SALT LAKE CITY -- The challenger in Utah’s First Congressional District is investing in television advertising that takes aim at incumbent Republican Rep. Rob Bishop.
Democratic Nominee Peter Clemens’ ad makes two claims.
Claim #1: Bishop is "considered one of the most absentee lawmakers in Washington."
The independent, non-partisan website govtrack.com monitors congressional activity, including the percentage of votes cast and votes missed by individual legislators.
An excerpt from their site states: “From Jan 2003 to Sep 2016, Bishop missed 693 of 10,053 roll call votes, which is 6.9%. This is much worse than the median of 2.3% among the lifetime records of representatives currently serving.”
We find claim #1 to be fact.
Claim #2: Bishop gets more than 92 percent of his campaign money from outside of Utah.
We went to the nonpartisan, non-profit watchdog site opensecrets.org. They show Bishop receiving 93 percent of his campaign donations from outside of Utah, and 99 percent from outside of his district.
We find claim #2 to be fact.
Fox 13 News called and emailed Congressman Bishop’s campaign for a response but didn’t hear back by the time this report aired.
UPDATE: Congressman Bishop's campaign manager, Andy Pierucci, provided these responses the following day:
"While Congressman Bishop has been in Congress, he has sent kids on missions and had them return, attended funerals and celebrated anniversaries with his wife. Representing the people of the first congressional district is incredibly important to Congressman Bishop and, of course, so is his family. Additionally, not all votes are equal. A vote to approve the journal is not the same as a vote to repeal Obamacare or a vote to for the NDAA."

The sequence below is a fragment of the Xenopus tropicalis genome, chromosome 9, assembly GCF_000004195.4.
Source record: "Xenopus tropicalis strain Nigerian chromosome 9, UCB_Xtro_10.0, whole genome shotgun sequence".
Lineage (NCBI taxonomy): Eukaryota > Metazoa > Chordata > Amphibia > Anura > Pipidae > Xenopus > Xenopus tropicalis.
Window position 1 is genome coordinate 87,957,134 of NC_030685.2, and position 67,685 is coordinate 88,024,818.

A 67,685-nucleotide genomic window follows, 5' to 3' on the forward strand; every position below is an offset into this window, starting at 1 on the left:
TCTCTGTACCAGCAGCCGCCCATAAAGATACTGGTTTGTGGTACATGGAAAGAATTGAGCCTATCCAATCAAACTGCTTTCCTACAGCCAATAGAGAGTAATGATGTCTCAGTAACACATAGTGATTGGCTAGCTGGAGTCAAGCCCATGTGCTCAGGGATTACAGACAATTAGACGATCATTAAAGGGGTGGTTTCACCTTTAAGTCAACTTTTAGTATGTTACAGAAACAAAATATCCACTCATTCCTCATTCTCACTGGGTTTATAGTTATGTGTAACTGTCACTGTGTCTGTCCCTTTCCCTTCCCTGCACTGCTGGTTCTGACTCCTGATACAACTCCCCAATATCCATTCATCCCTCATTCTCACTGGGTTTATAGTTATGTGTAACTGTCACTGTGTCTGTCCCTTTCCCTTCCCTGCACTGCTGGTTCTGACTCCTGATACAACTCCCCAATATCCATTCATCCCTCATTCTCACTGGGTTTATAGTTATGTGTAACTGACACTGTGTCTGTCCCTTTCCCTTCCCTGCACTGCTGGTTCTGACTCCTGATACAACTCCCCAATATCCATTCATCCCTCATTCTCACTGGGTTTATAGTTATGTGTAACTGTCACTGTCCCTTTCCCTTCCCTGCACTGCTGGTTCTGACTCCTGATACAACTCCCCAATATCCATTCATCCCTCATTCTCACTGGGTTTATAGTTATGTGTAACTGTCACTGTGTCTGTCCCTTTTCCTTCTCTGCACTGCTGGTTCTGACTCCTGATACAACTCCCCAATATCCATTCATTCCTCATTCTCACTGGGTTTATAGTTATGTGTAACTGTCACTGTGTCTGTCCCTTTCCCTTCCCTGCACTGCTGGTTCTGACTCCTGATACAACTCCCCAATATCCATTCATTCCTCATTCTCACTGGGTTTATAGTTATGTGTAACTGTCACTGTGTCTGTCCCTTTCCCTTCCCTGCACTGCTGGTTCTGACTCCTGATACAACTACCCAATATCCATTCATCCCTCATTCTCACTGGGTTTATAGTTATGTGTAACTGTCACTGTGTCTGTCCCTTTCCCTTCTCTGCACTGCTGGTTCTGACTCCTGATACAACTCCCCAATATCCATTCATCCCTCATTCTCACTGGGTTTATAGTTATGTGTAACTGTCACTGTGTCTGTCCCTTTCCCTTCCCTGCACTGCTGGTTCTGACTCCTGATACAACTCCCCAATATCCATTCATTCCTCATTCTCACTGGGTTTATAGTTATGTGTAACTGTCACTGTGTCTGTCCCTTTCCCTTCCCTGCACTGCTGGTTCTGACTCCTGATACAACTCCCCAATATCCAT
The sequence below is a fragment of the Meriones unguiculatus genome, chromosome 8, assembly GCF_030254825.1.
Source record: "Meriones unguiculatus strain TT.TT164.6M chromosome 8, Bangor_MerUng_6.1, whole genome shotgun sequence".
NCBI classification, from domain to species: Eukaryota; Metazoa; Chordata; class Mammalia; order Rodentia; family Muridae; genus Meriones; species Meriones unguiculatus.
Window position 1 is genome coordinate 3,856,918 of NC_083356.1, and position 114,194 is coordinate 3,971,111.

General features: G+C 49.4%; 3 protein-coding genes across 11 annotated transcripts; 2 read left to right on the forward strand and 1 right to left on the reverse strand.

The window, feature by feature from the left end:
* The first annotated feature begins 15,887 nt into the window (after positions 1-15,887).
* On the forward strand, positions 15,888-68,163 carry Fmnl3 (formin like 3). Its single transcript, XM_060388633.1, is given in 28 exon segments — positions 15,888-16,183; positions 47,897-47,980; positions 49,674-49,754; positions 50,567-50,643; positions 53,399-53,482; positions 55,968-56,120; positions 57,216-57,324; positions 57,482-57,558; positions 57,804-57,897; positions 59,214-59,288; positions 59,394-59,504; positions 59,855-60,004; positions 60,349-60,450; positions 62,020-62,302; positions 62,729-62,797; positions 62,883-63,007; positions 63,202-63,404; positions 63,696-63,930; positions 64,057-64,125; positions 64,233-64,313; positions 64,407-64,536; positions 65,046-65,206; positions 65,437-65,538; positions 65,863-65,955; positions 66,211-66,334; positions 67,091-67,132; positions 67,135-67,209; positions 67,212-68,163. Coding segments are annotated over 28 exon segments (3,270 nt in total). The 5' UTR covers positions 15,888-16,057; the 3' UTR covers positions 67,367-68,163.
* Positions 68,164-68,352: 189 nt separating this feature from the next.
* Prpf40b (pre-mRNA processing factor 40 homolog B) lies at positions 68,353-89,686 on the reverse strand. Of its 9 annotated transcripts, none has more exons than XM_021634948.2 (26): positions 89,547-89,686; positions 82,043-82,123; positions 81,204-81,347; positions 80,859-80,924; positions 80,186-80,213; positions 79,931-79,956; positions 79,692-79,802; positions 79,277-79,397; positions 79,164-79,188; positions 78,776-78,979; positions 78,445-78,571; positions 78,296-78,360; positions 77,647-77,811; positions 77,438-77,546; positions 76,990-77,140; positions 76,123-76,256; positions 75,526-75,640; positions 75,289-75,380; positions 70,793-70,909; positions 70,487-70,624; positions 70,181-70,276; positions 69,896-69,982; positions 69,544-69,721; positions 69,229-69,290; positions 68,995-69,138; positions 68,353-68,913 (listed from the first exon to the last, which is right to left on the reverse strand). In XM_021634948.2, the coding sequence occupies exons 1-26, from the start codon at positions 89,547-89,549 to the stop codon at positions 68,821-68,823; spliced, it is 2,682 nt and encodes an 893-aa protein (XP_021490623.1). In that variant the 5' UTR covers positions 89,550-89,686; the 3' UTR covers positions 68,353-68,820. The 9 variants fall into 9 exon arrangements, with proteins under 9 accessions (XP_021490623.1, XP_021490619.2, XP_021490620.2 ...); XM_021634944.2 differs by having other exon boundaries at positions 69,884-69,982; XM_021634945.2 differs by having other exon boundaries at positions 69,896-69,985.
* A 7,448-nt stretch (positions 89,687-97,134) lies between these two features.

"Congressman Bishop has always raised fewer funds than most members of Congress. He nearly always raises less than any other member of the Utah delegation and that has been consistent. He dislikes raising campaign money and would much rather spend his time talking with the people of the first district. He is raising about the same amount from within the district that he has in past years. This election cycle there has been an increase in the amount of money coming from out of state. If he gets donations from out of state without having to ask constituents to take it out of their pockets, that doesn’t hurt his feelings and it certainly doesn’t influence his behavior. Money will never dictate how Congressman Bishop votes."